As we’ve previously established psychological thrillers are still a thing. Quite a big thing, in fact. The original big sellers in the genre, Gone Girl and Girl On The Train, are still selling strongly and, more importantly, are still the books which new titles are compared to in marketing terms. This happens quite a lot, in many genres – there is a popular title and then a lot of titles hailed as ‘the next…’. David Walliams is the next Roald Dahl (and he really, kind of is…), every psychological thriller writer is the next Gillian Flynn and every children’s series with magic, wizardry or schools is the next Harry Potter. Interestingly we’ve been promised the next ‘His Dark Materials’ for the last 20 years as any high concept, literary fantasy series for young adults has come out. In the end, Philip Pullman has had to write it himself… Anyway, it seems that I’m digressing again so I’ll get back to the latest psychological thriller on my personal reading list – Friend Request by Laura Marshall…
Although the main character in this book, Louise, is a woman around 40, a mother with a good career and a decent little flat in London the whole story revolves around her experiences as a teenager in a little East Anglian town. Torn between her need to fit in with the popular girls and her rapport with new girl, Maria, Louise allows herself to be drawn into bullying behaviour. Over two decades later she gets a friend request from Maria on Facebook and doesn’t know how to react – because, as far as she knows, Maria died at their leaver’s dance back in 1989… The plot swings back and forth between the present day – with more Facebook messages and a school reunion – and 1989 until the mysteries of both past and present are revealed.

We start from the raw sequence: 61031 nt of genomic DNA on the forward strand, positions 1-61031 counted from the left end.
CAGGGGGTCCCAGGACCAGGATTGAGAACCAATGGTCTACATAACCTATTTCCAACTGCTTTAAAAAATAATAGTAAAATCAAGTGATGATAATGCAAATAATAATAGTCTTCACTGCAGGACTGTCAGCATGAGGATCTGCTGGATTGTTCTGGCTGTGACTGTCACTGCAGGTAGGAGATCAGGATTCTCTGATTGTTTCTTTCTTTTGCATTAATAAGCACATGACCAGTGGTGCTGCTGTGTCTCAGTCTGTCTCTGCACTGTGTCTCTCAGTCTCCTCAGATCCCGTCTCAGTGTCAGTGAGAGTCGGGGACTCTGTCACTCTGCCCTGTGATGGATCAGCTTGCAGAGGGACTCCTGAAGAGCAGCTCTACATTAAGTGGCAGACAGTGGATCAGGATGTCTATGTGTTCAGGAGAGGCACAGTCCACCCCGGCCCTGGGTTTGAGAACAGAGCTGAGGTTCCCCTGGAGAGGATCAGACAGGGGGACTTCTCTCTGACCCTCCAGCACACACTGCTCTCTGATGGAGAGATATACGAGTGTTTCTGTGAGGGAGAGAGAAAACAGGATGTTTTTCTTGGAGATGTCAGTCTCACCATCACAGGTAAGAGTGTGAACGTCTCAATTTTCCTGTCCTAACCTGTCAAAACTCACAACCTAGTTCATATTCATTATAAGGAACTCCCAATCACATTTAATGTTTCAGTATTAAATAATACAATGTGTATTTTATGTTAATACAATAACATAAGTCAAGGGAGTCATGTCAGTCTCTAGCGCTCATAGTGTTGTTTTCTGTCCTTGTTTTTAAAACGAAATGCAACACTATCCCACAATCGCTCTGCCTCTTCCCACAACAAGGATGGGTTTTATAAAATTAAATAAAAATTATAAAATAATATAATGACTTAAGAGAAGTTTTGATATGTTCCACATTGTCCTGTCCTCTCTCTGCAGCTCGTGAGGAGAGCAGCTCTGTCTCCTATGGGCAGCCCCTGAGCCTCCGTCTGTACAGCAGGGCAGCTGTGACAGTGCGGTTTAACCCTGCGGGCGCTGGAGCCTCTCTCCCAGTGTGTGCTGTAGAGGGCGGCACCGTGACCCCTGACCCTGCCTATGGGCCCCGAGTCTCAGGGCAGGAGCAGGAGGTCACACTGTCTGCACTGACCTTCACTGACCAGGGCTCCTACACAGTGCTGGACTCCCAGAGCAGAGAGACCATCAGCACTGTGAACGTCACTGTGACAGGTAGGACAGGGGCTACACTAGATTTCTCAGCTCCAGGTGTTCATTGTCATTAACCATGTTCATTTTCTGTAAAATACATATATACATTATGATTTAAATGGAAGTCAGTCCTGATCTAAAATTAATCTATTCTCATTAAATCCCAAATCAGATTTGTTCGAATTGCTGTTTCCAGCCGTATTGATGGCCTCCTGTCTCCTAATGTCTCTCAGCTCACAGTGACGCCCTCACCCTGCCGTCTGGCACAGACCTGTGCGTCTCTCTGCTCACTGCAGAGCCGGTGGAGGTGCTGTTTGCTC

This was a good psychological thriller – and for once the narrator wasn’t so much unreliable as unaware of how much she didn’t really understand about her own childhood. She is, to all intents and purposes, a strong woman with a successful business and a bright, loving child but – in her own private thoughts and memories she is still under the influence of the bullies from her teen years. She blames herself for actions she was, in many ways, to weak to resist being bullied into herself. I really enjoyed this book – I didn’t work out what the twist was until shortly before it twisted – but only quibble is that she and her best friend seem to drive everywhere in London. Who can afford that?